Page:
1998 saw Brazil again reach the final but this time they were convincingly beaten by hosts France 3-0. This was the first ever time FIFA tried to introduced the Golden Goal, a method by which France advanced earlier in the competition. In 2002 Brazil won their most recent World Cup when it was sent to Asia for the first time in its history. The World Cup was marred by rumours of match-fixing regarding co-hosts South Korea but Ronaldo bagged the Golden boot after Brazil beat Germany 2-0 in the final. This competition also saw the emergence of Ronaldinho on the International scene. 

Italy beat France when Germany hosted the finals again in 2006 when Zinedine Zidane famously head-butted Marco Matterazzi in the chest and was sent off in the final. The game was eventually settled on penalties. 2010 saw the coming of age of the Spain team who also won the Euros directly before and after. Germany shattered Brazilian dreams in 2014 when they thumped the hosts 7-1 in the semi final before beating Lionel Messi’s Argentina in the final after extra time. 

The most recent edition of the World Cup was last year’s in Russia. France triumphed after beating surprise package Croatia 4-2 in the final. This also saw England reach their first semi final since 1990. 

Whilst recent World Cups have been contested by 32 teams the next one in Qatar will have 48 teams competing. There has been a lot of bad press regarding this World Cup and members of FIFA and UEFA have lost their jobs due to alleged wrong-doings regarding awarding Qatar the World Cup.  

 The Trophy 

World cup trophy

From 1930-1970 the Jules Rimet was the trophy that was awarded. It was originally simply called ‘The World Cup’. The trophy infamously went missing prior to the 1966 World Cup in England but was found by Pickles the dog in a hedge when taken out for a walk by his owner. His owner was awarded £5000. 

This trophy was awarded to Brazil to keep in 1970 but the trophy was stolen again in 1983 and was allegedly melted down by thieves. The new trophy is solid gold and was designed by Silvio Gazzaniga. The winners do not keep the trophy for any period of time and are instead awarded a gold plated one straight after the presentation.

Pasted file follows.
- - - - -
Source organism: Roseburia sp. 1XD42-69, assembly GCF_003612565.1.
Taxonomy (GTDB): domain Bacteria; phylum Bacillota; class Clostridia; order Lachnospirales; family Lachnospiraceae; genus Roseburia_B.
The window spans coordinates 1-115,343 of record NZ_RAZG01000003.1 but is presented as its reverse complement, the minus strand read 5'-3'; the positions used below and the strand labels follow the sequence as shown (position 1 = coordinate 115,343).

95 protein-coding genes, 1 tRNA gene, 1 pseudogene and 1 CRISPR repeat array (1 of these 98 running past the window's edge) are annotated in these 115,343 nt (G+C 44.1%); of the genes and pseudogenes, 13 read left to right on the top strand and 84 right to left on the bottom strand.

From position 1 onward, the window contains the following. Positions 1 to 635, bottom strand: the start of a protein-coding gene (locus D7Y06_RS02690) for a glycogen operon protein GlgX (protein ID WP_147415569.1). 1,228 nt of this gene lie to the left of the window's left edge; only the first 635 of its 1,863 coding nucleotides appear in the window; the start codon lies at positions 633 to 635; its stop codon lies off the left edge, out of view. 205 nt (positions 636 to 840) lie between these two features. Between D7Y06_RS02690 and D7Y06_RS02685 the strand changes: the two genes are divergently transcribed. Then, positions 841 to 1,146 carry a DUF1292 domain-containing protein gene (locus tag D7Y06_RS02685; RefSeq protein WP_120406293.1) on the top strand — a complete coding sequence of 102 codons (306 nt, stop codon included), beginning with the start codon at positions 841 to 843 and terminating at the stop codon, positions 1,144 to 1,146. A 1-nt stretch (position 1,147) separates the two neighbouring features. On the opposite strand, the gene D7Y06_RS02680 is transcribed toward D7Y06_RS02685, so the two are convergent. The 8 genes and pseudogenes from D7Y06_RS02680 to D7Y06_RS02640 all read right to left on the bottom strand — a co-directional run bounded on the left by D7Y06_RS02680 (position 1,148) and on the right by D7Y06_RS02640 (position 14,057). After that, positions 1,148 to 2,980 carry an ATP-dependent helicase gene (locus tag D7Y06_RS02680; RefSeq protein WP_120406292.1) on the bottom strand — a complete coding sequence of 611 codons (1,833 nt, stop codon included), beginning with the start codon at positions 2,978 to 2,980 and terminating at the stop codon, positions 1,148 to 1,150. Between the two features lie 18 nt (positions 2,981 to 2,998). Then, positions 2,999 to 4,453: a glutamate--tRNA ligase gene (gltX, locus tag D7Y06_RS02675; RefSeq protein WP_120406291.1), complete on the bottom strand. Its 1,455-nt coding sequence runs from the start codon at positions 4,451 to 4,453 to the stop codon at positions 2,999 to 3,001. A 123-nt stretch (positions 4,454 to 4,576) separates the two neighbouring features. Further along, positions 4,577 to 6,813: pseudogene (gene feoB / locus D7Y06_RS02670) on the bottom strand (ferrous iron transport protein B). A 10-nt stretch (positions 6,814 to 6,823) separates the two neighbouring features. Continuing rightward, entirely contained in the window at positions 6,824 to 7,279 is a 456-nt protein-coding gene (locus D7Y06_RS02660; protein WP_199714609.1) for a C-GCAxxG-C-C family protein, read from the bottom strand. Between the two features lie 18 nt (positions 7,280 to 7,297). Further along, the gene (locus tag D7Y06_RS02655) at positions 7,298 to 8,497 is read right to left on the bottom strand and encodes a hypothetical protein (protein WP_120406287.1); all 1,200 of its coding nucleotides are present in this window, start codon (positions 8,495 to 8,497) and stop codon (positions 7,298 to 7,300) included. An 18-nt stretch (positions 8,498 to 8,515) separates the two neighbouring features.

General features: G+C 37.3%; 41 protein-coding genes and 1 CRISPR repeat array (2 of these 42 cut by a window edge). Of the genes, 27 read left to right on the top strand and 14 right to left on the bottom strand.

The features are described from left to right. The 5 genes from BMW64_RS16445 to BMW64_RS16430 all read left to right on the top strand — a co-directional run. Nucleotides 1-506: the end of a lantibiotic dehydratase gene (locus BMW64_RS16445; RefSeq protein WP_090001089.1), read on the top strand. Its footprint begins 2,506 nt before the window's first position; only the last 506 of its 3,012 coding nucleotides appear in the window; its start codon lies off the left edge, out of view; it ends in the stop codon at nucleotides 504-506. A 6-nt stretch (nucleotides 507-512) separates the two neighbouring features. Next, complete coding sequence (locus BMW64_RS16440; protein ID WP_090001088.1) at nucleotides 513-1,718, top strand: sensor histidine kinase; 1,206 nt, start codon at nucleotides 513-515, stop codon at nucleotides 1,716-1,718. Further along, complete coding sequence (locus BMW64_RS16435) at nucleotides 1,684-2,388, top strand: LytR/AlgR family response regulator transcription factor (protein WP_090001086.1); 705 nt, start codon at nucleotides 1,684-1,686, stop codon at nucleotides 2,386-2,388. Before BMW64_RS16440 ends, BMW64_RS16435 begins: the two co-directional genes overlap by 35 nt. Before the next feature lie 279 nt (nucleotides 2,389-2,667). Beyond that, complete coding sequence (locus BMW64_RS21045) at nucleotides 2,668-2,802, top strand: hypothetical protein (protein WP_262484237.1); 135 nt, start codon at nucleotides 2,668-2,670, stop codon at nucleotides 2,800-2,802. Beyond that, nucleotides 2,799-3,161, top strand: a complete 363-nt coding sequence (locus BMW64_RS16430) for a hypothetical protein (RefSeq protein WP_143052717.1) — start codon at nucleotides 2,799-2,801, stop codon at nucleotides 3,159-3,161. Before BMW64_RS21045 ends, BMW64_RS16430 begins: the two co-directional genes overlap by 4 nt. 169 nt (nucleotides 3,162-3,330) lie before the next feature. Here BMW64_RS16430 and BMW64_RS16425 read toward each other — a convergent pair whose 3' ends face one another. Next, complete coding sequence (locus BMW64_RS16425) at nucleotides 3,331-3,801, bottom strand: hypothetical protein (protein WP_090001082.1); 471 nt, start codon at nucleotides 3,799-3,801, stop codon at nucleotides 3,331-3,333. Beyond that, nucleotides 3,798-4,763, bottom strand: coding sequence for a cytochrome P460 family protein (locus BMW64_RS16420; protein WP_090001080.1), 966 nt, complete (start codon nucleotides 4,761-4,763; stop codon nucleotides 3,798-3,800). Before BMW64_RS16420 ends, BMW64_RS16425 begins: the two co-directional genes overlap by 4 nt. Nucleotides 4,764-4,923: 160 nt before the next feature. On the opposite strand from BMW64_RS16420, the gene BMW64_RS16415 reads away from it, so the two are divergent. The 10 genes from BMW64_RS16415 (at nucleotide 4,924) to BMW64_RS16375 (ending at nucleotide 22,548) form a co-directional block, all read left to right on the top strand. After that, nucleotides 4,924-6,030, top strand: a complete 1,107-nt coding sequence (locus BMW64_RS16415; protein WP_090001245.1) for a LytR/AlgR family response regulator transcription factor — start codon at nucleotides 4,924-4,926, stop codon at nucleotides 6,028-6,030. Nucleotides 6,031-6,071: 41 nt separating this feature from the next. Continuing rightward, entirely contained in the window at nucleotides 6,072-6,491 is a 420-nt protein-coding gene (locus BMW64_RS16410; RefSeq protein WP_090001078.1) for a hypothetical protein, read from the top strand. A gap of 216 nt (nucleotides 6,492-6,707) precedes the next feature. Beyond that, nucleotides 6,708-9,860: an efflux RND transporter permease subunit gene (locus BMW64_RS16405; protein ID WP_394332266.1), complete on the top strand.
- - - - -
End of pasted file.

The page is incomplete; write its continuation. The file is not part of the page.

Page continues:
Host Nation Selection Process 

From 1958 to 1998 the World Cup was simply shared alternately between the Americas and Europe. They have since been shared out to Asia and Africa. When South Africa hosted the World Cup in 2010 and Brazil in 2014 it was the first time it had been outside of Europe for two consecutive World Cups. 

 FIFA World Cup Facts 

  1.  South Africa are the only host nation to fail to qualify past the first stage 
  2.  Six of the eight teams to have won the World Cup have all done so at point as a host. Spain and Brazil are the only exception. 
  3.  3.5 billion (almost half of the world’s population) tuned in at some point to watch the 2018 World Cup. 
  4.  The World Cup’s oldest goalscorer is Roger Milla. The Cameroonian was 42 when he scored at USA 1994. 
  5.  India withdrew in 1950 as they were not allowed to play in bare feet.  
  6.  The Qatar World Cup will be the most condensely hosted. All of the grounds are within a 55km radius. 
  7.  In the Russia World Cup of 2018 the biggest distance between two grounds was the equivalent of Moscow to London. 
  8.  The Highest scoring game in World Cup history was in 1954, Austria beat Switzerland 7-5. 


About Josh Stewart

Josh lives in Edinburgh, Scotland, and works as a website editor. He has previously worked for several prominent online sites and, as a former professional golfer, specialises in sports and iGaming. Josh has almost a decade of experience as a freelancer and has received excellent reviews from current and previous clients.